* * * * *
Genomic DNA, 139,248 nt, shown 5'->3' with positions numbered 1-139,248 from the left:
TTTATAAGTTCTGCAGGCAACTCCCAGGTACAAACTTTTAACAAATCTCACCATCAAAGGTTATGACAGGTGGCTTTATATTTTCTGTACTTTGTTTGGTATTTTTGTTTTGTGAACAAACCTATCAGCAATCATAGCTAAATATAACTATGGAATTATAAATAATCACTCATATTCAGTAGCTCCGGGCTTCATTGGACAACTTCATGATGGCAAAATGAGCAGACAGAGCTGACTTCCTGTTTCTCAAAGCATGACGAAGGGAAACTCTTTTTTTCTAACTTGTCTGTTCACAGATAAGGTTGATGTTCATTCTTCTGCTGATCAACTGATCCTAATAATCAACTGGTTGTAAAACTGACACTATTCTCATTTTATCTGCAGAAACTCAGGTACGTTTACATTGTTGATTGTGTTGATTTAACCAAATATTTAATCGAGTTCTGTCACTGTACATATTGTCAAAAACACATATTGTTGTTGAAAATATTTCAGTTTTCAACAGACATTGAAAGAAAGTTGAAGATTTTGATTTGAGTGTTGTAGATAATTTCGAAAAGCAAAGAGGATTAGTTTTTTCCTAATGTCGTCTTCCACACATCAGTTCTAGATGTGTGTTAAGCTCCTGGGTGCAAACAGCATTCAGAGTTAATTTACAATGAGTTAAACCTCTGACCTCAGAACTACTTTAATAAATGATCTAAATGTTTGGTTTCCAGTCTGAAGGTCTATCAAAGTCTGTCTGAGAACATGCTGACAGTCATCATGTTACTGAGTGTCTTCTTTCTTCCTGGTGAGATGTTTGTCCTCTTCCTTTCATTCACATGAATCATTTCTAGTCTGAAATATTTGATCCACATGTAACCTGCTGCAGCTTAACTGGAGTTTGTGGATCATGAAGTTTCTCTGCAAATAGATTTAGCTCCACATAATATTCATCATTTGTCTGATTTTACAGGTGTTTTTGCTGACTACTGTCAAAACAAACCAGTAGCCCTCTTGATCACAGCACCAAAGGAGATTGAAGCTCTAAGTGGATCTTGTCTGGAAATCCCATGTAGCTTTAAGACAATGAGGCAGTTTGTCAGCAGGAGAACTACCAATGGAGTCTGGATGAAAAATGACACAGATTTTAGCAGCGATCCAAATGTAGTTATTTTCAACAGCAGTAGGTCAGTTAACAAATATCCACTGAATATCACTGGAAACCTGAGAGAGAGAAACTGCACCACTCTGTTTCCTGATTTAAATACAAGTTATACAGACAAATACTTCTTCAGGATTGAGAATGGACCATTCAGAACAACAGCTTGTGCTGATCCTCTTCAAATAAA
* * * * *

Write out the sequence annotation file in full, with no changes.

Genomic DNA, 139,248 nt, shown 5'->3' with positions numbered 1-139,248 from the left:
TTTATAAGTTCTGCAGGCAACTCCCAGGTACAAACTTTTAACAAATCTCACCATCAAAGGTTATGACAGGTGGCTTTATATTTTCTGTACTTTGTTTGGTATTTTTGTTTTGTGAACAAACCTATCAGCAATCATAGCTAAATATAACTATGGAATTATAAATAATCACTCATATTCAGTAGCTCCGGGCTTCATTGGACAACTTCATGATGGCAAAATGAGCAGACAGAGCTGACTTCCTGTTTCTCAAAGCATGACGAAGGGAAACTCTTTTTTTCTAACTTGTCTGTTCACAGATAAGGTTGATGTTCATTCTTCTGCTGATCAACTGATCCTAATAATCAACTGGTTGTAAAACTGACACTATTCTCATTTTATCTGCAGAAACTCAGGTACGTTTACATTGTTGATTGTGTTGATTTAACCAAATATTTAATCGAGTTCTGTCACTGTACATATTGTCAAAAACACATATTGTTGTTGAAAATATTTCAGTTTTCAACAGACATTGAAAGAAAGTTGAAGATTTTGATTTGAGTGTTGTAGATAATTTCGAAAAGCAAAGAGGATTAGTTTTTTCCTAATGTCGTCTTCCACACATCAGTTCTAGATGTGTGTTAAGCTCCTGGGTGCAAACAGCATTCAGAGTTAATTTACAATGAGTTAAACCTCTGACCTCAGAACTACTTTAATAAATGATCTAAATGTTTGGTTTCCAGTCTGAAGGTCTATCAAAGTCTGTCTGAGAACATGCTGACAGTCATCATGTTACTGAGTGTCTTCTTTCTTCCTGGTGAGATGTTTGTCCTCTTCCTTTCATTCACATGAATCATTTCTAGTCTGAAATATTTGATCCACATGTAACCTGCTGCAGCTTAACTGGAGTTTGTGGATCATGAAGTTTCTCTGCAAATAGATTTAGCTCCACATAATATTCATCATTTGTCTGATTTTACAGGTGTTTTTGCTGACTACTGTCAAAACAAACCAGTAGCCCTCTTGATCACAGCACCAAAGGAGATTGAAGCTCTAAGTGGATCTTGTCTGGAAATCCCATGTAGCTTTAAGACAATGAGGCAGTTTGTCAGCAGGAGAACTACCAATGGAGTCTGGATGAAAAATGACACAGATTTTAGCAGCGATCCAAATGTAGTTATTTTCAACAGCAGTAGGTCAGTTAACAAATATCCACTGAATATCACTGGAAACCTGAGAGAGAGAAACTGCACCACTCTGTTTCCTGATTTAAATACAAGTTATACAGACAAATACTTCTTCAGGATTGAGAATGGACCATTCAGAACAACAGCTTGTGCTGATCCTCTTCAAATAAA